Relative to many of its tech giant peers, Apple's (NASDAQ:AAPL) research and development spending is actually quite conservative, both in absolute dollars as well as when measured as a percentage of revenue. This is one of the key benefits of focusing on product depth over breadth. Microsoft in particular has a bad reputation about frivolously investing in R&D projects that have remote prospects of commercialization, as cool as the projects may be.
The Mac maker has been ramping up R&D spending in recent years, and it just hit a new high of 6.5% of sales last quarter.
Here's R&D expenses in absolute dollars.
To be clear, this is not a new trend, and CFO Luca Maestri has previously laid out four specific reasons why R&D expenses continue to rise: the product portfolio is growing, Apple is investing heavily in services to grow the services business, it is increasingly in-sourcing development of core technologies, and the company's building stuff it won't talk about yet. Still, it's a line item on the income statement that investors should monitor on a regular basis.
If I had to guess as to which projects were priorities for Apple, the top two would be an augmented reality (AR) headset and autonomous driving systems.
The iPhone will be a bridge to AR
CEO Tim Cook is already having trouble containing his excitement over AR. "One of the most exciting and most promising announcements from WWDC was the introduction of ARKit, a new set of tools for developers to create augmented reality apps," Cook said in his prepared remarks during yesterday's earnings call. "It's still early in the beta period, but it's clear that ARKit has captured the imagination of our developer community."
When asked about possible "near-term applications" that third-party developers might come up with, Cook said:
Mike, that is a great question. Since we -- and I could not be more excited about AR and what we're seeing with ARKit and the early going. And to answer your question about what category it starts in, just take a look at what's already on the web in terms of what people are doing and it is all over the place. From entertainment to gaming, I've seen what I would call more small business solutions. I've seen consumer solutions. I've seen enterprise solutions.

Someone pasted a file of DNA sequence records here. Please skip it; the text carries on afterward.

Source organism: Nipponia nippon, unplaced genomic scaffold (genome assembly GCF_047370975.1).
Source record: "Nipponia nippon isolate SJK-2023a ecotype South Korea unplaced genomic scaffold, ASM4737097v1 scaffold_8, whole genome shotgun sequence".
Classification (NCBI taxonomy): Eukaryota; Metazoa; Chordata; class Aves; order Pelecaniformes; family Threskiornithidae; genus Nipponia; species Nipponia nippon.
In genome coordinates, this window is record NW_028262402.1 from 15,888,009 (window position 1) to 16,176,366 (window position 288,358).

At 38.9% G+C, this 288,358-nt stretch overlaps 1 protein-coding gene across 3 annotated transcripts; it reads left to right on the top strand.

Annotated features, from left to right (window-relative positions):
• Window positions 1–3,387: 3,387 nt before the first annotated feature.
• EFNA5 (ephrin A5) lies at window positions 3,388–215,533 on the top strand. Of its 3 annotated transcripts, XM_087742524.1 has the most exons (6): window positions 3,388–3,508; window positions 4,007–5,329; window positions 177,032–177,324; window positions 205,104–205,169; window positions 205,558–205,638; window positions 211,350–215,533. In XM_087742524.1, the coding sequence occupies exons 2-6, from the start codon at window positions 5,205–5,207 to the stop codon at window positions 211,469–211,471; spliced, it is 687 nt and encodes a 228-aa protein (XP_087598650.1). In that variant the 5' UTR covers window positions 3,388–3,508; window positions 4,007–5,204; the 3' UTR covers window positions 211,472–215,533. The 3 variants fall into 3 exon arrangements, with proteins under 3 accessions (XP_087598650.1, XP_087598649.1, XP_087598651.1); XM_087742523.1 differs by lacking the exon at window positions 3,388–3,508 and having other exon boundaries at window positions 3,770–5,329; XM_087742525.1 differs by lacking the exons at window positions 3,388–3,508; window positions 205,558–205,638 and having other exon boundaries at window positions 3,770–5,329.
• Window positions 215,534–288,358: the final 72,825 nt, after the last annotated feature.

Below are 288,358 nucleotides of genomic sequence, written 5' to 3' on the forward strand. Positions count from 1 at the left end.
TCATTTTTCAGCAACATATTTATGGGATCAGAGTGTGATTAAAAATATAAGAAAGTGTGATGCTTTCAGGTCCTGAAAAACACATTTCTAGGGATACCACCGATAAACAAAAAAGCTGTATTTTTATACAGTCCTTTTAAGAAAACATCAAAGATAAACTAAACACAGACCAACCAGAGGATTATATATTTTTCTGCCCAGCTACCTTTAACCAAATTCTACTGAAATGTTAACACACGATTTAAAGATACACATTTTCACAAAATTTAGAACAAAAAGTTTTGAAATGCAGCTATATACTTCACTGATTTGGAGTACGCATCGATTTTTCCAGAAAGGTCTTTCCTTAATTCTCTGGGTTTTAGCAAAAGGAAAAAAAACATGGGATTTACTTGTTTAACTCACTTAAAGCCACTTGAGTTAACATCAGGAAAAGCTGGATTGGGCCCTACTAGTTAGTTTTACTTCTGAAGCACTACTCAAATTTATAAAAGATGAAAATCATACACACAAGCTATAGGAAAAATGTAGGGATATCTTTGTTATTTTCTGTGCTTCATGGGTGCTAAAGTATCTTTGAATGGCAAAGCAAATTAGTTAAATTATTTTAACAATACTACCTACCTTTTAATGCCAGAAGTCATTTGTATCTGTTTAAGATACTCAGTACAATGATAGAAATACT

I think AR is big and profound. And this is one of those huge things that we'll look back at and marvel on the start of it. So I think that customers are going to see it in a variety of ways. Enterprise, it takes a little longer sometimes to get going, but I can already tell you, there's lots of excitement in there, and I think we'll start to see some applications there as well. And it feels great to get this thing going at a level that can sort of get all of the developers behind it. So I couldn't be more excited about it.
There are some pretty great demos already out there, as developers have already started tinkering with ARKit.
Apple is cleverly using the iPhone as the bridge to an inevitable AR headset. By starting now, it can build a repository full of AR content and apps that can quickly be repurposed to an AR headset at a later time. Given Cook's overt enthusiasm, there should be little doubt that a fair amount of R&D spending is being allocated here.
Cars are "only one" use case of autonomous technology
Only recently did Cook confirm that Apple is investing heavily in autonomous driving systems, even going as far as referring to it as a "core technology." In a letter to the National Highway Traffic Safety Administration last year, Apple also said, "The company is investing heavily in the study of machine learning and automation, and is excited about the potential of automated systems in many areas, including transportation." When asked about autonomous systems, Cook made some cryptic remarks, hinting at use cases beyond transportation (emphasis added):
In terms of autonomous systems, what we've said is that we are very focused on autonomous systems from a core technology point of view. We do have a large project going and are making a big investment in this. From our point of view, autonomy is sort of the mother of all AI projects. And the autonomous systems can be used in a variety of ways, and a vehicle is only one, but there are many different areas of it. And I don't want to go any further with that. But thank you for the question.
Autonomous driving systems require massive R&D investments, both in terms of hardware and software. Prototypes have already been spotted, sporting the familiar LIDAR systems that characterize (non-Tesla) autonomous cars.
Don't expect that R&D spending to come down anytime soon.